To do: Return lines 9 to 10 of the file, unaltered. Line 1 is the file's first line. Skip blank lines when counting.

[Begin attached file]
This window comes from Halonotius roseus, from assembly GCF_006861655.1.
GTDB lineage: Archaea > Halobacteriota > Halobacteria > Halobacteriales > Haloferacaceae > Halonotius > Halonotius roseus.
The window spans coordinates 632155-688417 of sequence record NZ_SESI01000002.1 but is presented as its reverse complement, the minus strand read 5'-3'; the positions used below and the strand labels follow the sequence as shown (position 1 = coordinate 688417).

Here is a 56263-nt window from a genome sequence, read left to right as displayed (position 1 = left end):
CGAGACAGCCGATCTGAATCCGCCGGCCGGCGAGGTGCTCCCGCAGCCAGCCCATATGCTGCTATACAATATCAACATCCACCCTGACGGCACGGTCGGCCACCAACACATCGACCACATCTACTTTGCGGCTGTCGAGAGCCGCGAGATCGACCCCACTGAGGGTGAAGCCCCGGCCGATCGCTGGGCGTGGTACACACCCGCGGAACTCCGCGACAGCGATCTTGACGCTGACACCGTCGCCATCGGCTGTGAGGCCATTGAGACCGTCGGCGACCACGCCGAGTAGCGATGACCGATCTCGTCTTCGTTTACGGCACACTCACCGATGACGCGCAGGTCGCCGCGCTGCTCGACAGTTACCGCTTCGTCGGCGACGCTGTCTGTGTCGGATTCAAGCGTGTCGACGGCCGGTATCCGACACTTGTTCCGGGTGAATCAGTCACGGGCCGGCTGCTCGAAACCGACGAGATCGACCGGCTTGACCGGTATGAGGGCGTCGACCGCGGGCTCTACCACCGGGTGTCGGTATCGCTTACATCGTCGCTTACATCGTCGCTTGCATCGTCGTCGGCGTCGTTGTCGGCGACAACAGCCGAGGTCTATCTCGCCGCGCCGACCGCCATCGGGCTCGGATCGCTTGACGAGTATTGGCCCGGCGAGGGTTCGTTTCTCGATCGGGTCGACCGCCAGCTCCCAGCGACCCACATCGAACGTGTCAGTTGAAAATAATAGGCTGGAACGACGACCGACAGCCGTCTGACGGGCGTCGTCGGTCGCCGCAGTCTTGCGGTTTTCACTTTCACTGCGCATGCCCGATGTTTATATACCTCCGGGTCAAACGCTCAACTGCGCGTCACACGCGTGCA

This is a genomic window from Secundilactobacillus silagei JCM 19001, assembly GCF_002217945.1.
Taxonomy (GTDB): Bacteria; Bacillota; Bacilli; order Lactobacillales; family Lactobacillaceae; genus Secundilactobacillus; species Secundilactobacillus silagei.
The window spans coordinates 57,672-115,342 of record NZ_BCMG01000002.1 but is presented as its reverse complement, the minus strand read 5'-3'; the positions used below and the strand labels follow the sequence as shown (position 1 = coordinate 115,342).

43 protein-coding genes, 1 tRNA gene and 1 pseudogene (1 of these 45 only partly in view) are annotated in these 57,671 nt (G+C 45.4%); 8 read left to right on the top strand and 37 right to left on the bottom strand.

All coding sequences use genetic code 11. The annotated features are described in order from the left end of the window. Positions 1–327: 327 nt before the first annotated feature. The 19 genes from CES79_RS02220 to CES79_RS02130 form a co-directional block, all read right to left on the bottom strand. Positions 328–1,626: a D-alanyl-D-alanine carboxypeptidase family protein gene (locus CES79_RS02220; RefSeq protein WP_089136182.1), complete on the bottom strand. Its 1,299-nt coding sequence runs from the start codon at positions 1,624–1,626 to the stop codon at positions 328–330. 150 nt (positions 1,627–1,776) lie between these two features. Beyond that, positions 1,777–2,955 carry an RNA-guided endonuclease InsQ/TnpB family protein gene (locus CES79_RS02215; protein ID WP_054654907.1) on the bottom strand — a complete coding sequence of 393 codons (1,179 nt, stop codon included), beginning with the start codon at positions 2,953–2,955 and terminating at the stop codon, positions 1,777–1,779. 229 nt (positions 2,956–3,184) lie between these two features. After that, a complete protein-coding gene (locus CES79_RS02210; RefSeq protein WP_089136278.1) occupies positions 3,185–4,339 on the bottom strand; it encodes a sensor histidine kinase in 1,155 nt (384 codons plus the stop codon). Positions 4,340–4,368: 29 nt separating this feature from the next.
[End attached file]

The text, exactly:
43 protein-coding genes, 1 tRNA gene and 1 pseudogene (1 of these 45 only partly in view) are annotated in these 57,671 nt (G+C 45.4%); 8 read left to right on the top strand and 37 right to left on the bottom strand.

All coding sequences use genetic code 11. The annotated features are described in order from the left end of the window. Positions 1–327: 327 nt before the first annotated feature. The 19 genes from CES79_RS02220 to CES79_RS02130 form a co-directional block, all read right to left on the bottom strand. Positions 328–1,626: a D-alanyl-D-alanine carboxypeptidase family protein gene (locus CES79_RS02220; RefSeq protein WP_089136182.1), complete on the bottom strand. Its 1,299-nt coding sequence runs from the start codon at positions 1,624–1,626 to the stop codon at positions 328–330. 150 nt (positions 1,627–1,776) lie between these two features. Beyond that, positions 1,777–2,955 carry an RNA-guided endonuclease InsQ/TnpB family protein gene (locus CES79_RS02215; protein ID WP_054654907.1) on the bottom strand — a complete coding sequence of 393 codons (1,179 nt, stop codon included), beginning with the start codon at positions 2,953–2,955 and terminating at the stop codon, positions 1,777–1,779. 229 nt (positions 2,956–3,184) lie between these two features. After that, a complete protein-coding gene (locus CES79_RS02210; RefSeq protein WP_089136278.1) occupies positions 3,185–4,339 on the bottom strand; it encodes a sensor histidine kinase in 1,155 nt (384 codons plus the stop codon). Positions 4,340–4,368: 29 nt separating this feature from the next.